Your child may be diagnosed by ultrasound during pregnancy. Or your child's health care provider may first suspect a heart defect when they hear an abnormal sound (heart murmur) when listening to your child's heart with a stethoscope. Your child may also have symptoms of a heart problem. Your child’s health care provider may refer your child to a heart doctor for children (pediatric cardiologist).
The heart doctor will check your child and listen to their heart and lungs. The location and loudness of the murmur will help the doctor make the diagnosis.
Your child’s doctor may then do tests to confirm the diagnosis. The tests your child has depend on their age and condition, and the doctor’s preferences.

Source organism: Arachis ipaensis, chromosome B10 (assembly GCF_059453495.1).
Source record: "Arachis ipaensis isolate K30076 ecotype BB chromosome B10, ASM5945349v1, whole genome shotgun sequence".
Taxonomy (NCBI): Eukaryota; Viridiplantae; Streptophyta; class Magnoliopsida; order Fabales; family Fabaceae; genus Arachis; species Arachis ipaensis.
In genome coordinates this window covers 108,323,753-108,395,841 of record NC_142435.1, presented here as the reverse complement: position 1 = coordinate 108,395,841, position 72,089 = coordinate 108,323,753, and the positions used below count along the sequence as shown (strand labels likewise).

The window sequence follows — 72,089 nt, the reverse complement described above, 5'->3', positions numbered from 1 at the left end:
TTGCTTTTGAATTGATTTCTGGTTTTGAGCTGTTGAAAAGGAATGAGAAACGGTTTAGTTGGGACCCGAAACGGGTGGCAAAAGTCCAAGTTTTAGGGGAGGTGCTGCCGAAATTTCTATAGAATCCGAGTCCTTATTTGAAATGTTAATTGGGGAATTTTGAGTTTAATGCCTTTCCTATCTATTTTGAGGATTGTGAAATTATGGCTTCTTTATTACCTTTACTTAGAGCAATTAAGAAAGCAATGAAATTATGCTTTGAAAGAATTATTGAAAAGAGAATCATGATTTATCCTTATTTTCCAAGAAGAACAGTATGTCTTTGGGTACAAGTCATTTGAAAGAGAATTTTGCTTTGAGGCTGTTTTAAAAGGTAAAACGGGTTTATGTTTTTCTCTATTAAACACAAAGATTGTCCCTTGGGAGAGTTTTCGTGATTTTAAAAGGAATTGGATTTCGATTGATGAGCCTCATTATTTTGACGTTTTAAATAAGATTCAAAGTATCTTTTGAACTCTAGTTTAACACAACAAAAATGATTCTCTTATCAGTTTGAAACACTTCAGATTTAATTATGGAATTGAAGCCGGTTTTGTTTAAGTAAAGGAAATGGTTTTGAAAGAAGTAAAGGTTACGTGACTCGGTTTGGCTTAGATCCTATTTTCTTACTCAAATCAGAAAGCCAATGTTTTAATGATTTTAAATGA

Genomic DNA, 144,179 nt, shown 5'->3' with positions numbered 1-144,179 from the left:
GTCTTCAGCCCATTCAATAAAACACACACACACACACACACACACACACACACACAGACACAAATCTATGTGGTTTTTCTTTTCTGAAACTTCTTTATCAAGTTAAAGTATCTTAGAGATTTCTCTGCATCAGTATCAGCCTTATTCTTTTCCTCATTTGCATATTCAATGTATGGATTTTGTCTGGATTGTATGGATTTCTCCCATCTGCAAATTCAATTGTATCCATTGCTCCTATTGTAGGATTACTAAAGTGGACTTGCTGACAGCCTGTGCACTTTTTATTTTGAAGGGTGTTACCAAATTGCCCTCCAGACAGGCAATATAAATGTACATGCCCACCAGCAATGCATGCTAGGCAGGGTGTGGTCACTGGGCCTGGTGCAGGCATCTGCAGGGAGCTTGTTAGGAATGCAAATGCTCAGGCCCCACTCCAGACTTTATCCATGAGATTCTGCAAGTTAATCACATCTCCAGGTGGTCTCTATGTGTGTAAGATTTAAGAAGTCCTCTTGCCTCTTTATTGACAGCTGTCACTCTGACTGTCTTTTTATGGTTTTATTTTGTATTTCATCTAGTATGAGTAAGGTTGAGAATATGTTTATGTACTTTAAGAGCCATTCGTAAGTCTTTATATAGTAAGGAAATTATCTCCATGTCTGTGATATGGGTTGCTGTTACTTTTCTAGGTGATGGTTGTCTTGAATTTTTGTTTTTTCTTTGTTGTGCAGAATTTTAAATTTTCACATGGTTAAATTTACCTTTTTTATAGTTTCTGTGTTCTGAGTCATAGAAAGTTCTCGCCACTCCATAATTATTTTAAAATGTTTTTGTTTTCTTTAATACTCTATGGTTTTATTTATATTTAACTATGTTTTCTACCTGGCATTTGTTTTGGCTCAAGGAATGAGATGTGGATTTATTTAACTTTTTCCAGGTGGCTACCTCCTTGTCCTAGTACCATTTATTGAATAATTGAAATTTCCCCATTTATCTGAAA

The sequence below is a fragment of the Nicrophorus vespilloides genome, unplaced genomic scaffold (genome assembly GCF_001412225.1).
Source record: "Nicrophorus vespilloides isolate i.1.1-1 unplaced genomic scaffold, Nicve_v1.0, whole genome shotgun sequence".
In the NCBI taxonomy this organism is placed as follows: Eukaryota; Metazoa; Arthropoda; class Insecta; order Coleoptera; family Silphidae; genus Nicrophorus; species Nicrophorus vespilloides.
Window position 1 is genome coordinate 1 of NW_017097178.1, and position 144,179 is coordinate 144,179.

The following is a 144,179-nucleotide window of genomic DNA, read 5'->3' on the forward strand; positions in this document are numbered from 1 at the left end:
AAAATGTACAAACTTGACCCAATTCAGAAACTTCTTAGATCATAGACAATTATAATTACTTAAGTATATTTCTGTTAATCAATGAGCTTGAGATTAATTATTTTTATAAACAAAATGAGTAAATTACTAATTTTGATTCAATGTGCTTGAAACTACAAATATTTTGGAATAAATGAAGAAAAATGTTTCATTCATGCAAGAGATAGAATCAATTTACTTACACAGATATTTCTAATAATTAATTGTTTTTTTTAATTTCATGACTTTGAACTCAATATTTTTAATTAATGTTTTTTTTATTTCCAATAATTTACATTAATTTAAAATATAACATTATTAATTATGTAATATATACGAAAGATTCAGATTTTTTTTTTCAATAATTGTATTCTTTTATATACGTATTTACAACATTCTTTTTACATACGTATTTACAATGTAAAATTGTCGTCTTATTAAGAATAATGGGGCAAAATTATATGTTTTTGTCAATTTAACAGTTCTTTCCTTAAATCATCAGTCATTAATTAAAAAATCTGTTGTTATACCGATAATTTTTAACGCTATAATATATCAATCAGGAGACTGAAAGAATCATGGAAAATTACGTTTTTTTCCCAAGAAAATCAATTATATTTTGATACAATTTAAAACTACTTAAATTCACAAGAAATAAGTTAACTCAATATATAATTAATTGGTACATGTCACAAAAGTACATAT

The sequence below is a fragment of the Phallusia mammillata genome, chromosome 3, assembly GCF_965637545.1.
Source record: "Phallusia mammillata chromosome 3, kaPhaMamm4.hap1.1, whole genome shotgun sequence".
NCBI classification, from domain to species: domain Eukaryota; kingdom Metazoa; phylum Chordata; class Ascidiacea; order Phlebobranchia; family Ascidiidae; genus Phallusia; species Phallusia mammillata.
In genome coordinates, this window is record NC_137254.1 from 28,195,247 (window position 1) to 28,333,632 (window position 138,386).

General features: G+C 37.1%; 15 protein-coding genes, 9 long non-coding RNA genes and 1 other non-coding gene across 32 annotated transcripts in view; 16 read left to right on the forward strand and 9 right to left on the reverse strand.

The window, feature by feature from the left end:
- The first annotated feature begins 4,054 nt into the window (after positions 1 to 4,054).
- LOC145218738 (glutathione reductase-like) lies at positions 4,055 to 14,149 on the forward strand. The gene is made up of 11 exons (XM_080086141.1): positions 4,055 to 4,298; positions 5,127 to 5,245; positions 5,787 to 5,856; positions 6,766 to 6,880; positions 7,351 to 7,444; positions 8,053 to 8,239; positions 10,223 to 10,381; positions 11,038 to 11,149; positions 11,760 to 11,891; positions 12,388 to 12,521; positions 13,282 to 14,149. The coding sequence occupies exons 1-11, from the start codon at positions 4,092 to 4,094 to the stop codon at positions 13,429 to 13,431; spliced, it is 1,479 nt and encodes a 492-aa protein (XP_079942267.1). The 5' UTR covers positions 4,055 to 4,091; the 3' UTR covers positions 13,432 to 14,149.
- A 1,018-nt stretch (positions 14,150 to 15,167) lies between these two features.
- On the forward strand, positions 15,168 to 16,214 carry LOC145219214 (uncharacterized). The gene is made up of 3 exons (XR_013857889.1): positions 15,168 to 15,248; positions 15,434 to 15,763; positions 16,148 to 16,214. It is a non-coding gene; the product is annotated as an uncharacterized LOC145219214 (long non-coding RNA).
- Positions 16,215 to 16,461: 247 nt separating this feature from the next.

A chest X-ray may show changes in the heart and lungs caused by an AV canal defect.
This test records the electrical activity of the heart. It also shows abnormal rhythms (arrhythmias) and spots heart muscle stress. These issues may be caused by caused by an AV canal defect.
This test uses sound waves to make a moving picture of the heart and heart valves. An echo can show the pattern of blood flow through the septal openings. It can also show how large the openings are and how much blood is passing through them. Most AV canal defects are diagnosed with an echo.
A cardiac catheterization gives very detailed information about the structures inside the heart. In this test, a small, thin, flexible tube (catheter) is put into a blood vessel in your child’s groin. Then the healthcare provider guides it to your child’s heart. Your child’s healthcare provider will inject your child with contrast dye to see their heart more clearly. Your child’s healthcare provider will give them medicine to help relax and prevent pain (sedation). Your child’s blood pressure and oxygen levels will be checked during the procedure.